Maybe “bloodbath” is a little harsh. But it’s Chris Pratt. So, it stays.
Now let me tell you what, editing sucks. It’s productive, it makes your writing so much better, it teaches lessons memorably, and it makes you feel that much closer to “I really really like this book!” But it also sucks. Big time. There’s often a very unhealthy does of self-pity, and (I am not above admitting) physical pain.
That said, there are different types of editing for a novel, which basically comes down to who is giving the feedback:
~ The family/friend beta reader: they just like reading and will give you pointers on plot, logistics, tone, and overall amateur-factor.
~The family/friend English major: a shameful experience overall. Good things come from this type of editing, though it might take a while to be able to look them in the eyes again.
~The friend-of-a-friend(-of-a-friend): great for getting an opinion less likely to be skewed by personal relationships or biases.
~The highly educated and philosophically-minded friend: be warned. This feedback can possibly screw with your mind. One moment you think they liked it and then the next moment they’ve convinced you to kill off a necessary main character, and make the bad guy the good guy. And they interpreted all of your characters’ motivations in perplexing ways which forces you to rethink every aspect of your novel. I’m not saying avoid this type of feedback (can be some of the most valuable!), I’m just giving you the heads-up, my friends.
~The Self: This is best done after a long break from your manuscript (minimum 2 weeks). And it wouldn’t hurt to read a handful of wonderfully (or terribly) written novels during that break. My two best self-edits: 1) A read-through after 3 years away from the project, and 2) An edit round after reading a horribly, I mean horribly, written book that made me want to strangle the author with her own crazy-redundant dialogue and hyperboles. (The only reason I continued reading was because I knew the painful experience would help me edit my own manuscript.)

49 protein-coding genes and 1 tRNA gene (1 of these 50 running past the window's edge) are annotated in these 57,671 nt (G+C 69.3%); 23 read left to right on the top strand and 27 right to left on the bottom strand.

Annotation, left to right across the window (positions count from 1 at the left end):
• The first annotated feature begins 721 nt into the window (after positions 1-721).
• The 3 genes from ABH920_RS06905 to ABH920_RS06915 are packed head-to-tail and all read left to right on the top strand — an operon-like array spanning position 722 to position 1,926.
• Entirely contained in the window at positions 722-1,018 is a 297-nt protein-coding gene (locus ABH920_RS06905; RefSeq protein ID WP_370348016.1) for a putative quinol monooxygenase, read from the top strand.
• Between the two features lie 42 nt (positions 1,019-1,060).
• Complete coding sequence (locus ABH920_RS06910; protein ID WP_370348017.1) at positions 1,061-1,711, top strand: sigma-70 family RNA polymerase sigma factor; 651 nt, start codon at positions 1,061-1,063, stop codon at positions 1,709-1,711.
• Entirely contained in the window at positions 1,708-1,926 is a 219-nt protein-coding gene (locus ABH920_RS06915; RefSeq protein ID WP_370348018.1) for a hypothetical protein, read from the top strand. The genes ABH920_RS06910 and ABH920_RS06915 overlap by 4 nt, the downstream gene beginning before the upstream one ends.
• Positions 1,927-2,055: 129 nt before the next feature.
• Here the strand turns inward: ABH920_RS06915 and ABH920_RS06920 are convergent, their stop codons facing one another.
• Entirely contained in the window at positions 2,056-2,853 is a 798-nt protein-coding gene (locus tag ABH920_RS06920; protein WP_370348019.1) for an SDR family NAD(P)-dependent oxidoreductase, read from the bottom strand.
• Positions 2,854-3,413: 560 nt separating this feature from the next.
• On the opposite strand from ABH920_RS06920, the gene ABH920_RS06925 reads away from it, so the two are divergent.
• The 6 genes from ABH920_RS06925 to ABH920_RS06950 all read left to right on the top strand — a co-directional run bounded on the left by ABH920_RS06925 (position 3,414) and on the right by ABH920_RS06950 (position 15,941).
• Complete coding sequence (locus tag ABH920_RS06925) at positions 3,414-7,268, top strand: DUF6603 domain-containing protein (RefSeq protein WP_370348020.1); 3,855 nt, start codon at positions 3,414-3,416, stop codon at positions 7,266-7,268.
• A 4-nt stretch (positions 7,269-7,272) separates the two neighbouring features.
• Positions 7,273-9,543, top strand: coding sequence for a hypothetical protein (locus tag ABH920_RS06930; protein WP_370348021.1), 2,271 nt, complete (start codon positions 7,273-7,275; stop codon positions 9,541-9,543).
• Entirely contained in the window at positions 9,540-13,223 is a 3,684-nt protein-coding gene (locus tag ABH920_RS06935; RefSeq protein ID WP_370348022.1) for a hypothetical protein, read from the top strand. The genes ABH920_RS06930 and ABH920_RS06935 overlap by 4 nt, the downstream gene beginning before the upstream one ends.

~The professional editor: this one is necessary. Also, this one huuuuurts. Not just because their great suggestions can sometimes mean a crap load of re-working. And not just because they can make you giddy one paragraph, then you shamefully melt into the floorboards the next. But it’s a lot harder to discuss the why behind their suggestions. Yeah, you can email back and forth a little, but they are busy people. They’re not going to write you four paragraphs on why that character is lame (to which you can argue defensively), they’re going to do it in one sentence. You can’t really argue with that. They get right down to the meat of the problem and tell you that such-and-such is lame. Or illogical. Or stupid. Or cliche. Then you have to fix it, send it back, and hope that your “fixes” adequately addressed both their concerns and your pride. Oh, and let’s not forget that when they point out the exact same mistake for the 37th time, you feel so secure in your English education. Folks, I now know how to properly type ellipses, to not type two spaces between sentences, and how to spell freaking “duffel.” Thank heavens for Find/Replace.
As of right now, I’m waiting to hear back from my editor for the second time. I sent her my newly revised manuscript–based off of her edits and suggestions–and am now second guessing nearly every plot/character “fix” I made. Does my re-working of the lame-o character work? Did I increase the romantic tension enough? Did I miss a
duffle duffel? And why the heck did I have to write duffel so many times in the first place?
So, pray for me, guys. It just might be another bloodbath.
p.s. If my editor is reading this, please ignore the word “bloodbath” and insert “enlightening, improving, & informative experience.” I’m smiling super cute right now!